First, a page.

Guest tutors: Thijs Witty, Wendelien van Oldenborgh
Seminar leaders in São Paulo: Suely Rolnik, Peter Pál Pelbart, Paula Cheiffi and others
Collaboration with: the Nucleo of Subjectivity at PUC and with Casa do Povo, both in São Paulo
Participants DAI: Jan Adriaans, Julieta Aguinaco, Katia Barrett, Ben Burtenshaw, Eduardo Cachucho, Sebastian De Line, Sarah Demoen, Coco Duivenvoorde, Katja den Dulk, Bryony Gillard, Monique Hendriksen, Nil Ilkbasaran, Eona McCallum, Avan Omar Muhammad, Maja Renn, Aarti Sunder, Savannah Theis
Participant Werkplaats Typografie: Ivan Martinez Lopez
Images: Casa do Povo (above), Félix Guattari and Suely Rolnik in Brazil 1982, Lula and Félix Guattari, September 1982
Curator & core-tutor: Grant Watson
Project-tutor: Yael Davids
Co-curator: Wanderley Moreira Dos Santos
This project will take the form of a one-year process of making a work, and will explore how a regular monthly seminar can support this. For the seminar the group will bring their research as well as their collective questions to the table and track the process of making a work individually and collectively, through its different stages from conception to presentation. The seminar is a place to consider practice but also to reflect on questions related to making a work more broadly in terms of cultural politics. For this we propose to look at subjectivity and micro-politics including through a reading of schizo-analysis, in relation to artistic production coming out of our approaches as artist, curator, and psychologist.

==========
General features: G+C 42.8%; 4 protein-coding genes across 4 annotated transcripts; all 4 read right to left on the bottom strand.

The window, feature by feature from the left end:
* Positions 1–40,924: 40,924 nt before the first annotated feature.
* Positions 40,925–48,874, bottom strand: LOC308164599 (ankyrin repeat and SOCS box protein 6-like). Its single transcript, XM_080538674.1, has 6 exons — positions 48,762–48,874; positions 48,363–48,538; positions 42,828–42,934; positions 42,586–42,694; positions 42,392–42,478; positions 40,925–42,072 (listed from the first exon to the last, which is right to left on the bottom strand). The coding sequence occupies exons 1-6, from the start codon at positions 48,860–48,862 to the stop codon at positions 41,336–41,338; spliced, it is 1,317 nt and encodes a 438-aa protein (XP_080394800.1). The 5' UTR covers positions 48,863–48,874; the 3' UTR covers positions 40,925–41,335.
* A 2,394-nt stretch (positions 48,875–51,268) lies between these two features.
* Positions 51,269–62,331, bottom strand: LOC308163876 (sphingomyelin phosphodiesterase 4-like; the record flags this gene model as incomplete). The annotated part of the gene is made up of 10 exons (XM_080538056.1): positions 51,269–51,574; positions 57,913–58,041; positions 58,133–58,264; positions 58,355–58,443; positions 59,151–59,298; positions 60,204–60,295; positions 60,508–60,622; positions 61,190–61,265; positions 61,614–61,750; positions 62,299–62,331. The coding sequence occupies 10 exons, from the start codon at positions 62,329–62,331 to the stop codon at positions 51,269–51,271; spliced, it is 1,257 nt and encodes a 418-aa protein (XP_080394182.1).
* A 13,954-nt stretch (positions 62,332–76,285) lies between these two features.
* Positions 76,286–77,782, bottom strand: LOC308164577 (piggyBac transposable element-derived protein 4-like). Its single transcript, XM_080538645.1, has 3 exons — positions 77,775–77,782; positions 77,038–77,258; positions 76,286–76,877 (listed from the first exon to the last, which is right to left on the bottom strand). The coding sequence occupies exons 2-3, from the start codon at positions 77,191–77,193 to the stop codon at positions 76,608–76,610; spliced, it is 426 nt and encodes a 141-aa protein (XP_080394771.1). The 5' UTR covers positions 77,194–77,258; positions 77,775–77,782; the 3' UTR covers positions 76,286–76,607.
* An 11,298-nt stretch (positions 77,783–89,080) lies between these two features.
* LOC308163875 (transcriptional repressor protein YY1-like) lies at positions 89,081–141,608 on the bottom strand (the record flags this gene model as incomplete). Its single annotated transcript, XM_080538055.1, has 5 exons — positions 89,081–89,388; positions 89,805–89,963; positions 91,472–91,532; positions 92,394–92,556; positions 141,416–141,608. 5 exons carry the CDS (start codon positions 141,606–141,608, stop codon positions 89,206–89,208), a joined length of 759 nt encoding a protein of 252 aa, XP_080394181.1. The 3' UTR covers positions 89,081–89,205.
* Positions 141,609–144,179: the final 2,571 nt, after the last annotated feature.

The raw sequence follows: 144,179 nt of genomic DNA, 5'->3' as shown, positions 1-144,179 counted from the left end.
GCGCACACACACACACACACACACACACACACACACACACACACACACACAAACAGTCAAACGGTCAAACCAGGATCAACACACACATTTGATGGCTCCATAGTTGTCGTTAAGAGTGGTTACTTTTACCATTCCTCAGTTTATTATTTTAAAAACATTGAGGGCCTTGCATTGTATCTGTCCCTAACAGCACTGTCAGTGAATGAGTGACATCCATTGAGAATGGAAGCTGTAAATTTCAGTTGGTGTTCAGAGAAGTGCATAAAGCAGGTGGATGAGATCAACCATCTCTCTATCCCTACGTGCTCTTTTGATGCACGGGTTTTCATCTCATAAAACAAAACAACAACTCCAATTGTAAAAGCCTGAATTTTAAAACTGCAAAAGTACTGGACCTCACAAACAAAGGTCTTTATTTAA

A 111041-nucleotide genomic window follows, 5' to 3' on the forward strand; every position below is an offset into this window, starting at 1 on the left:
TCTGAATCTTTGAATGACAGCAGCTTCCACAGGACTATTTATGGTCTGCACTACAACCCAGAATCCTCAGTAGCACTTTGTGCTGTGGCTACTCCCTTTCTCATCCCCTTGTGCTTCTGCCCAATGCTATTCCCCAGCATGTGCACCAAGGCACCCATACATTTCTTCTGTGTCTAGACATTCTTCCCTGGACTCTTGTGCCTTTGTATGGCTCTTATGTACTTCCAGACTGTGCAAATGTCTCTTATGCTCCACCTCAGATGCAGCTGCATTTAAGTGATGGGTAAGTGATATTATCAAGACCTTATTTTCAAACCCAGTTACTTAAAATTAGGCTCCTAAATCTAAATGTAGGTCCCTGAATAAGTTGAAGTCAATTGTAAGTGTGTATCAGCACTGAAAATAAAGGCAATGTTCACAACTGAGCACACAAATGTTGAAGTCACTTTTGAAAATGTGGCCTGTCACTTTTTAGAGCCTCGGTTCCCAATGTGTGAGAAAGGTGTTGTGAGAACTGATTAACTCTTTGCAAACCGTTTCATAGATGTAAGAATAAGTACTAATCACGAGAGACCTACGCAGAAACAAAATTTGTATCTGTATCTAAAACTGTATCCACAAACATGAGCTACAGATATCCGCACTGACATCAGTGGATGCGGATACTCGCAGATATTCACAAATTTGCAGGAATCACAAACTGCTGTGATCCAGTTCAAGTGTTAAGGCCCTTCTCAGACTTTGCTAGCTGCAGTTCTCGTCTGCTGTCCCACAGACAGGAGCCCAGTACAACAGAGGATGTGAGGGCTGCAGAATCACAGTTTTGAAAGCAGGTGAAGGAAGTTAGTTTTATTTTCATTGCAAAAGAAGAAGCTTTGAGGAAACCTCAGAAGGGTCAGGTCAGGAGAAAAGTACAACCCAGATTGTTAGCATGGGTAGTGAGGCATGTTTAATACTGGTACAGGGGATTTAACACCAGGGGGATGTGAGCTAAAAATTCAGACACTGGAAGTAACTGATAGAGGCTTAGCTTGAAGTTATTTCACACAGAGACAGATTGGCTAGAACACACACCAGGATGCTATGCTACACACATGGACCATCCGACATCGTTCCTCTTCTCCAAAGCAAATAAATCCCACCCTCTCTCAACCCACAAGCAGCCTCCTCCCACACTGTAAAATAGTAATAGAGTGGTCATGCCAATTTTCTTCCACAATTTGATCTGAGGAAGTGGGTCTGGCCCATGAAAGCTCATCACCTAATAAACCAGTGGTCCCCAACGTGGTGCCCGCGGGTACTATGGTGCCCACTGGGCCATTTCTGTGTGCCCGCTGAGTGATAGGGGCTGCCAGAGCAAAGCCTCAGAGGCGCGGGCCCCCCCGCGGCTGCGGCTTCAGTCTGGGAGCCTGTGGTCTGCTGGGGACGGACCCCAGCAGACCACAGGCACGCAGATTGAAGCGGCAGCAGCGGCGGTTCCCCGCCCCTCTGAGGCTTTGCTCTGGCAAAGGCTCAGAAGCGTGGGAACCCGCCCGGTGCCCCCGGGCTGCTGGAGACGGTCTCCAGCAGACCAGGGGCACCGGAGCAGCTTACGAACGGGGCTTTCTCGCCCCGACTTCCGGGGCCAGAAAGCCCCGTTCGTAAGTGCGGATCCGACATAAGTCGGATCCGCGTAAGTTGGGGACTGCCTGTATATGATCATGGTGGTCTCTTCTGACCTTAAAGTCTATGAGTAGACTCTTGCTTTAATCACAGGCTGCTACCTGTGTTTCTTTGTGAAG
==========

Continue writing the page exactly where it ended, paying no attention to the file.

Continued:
We propose to explore these questions as a group in the seminar, through a series of readings and workshops, as well as during a research trip to Brazil, a country where these issues have played an important role – not only in politics and culture but also in clinical work. The research trip will include a weeklong seminar at the Casa de Povo in São Paulo, with as workshop leaders Suely Rolnik, Peter Pal Pelbert, Wanderely Moreira Dos Santos, Paula Cheiffi, Yael Davids, Grant Watson and others.
Suely Rolnik is a psychoanalyst, critical theorist, curator and professor at the Nucleo of Subjectivity at PUC in São Paulo, whose current work is concerned with the decolonization of thought in contemporary Brazil.
Peter Pal Pelbert is a professor of philosophy in the same department and facilitator of Ueinzz a theatre group with schizophrenic participants, his current work is on questions of the emergence of a new politics of protest in Brazil.
Wanderley Moriera Dos Santos is a psychologist whose research at the Nucleo of Subjectivity addressed race relations in Brazil through cultural forms such as Break Dance and Hip Hop.
Paula Chieffi is psychologist who is researching practices of listening in the context of education and clinical work.
An important starting point for this workshop will be to read the book Molecular Revolutions in Brazil by Suely Rolnik and Felix Guattari and think about how it can be understood in terms of the contemporary culture and politics.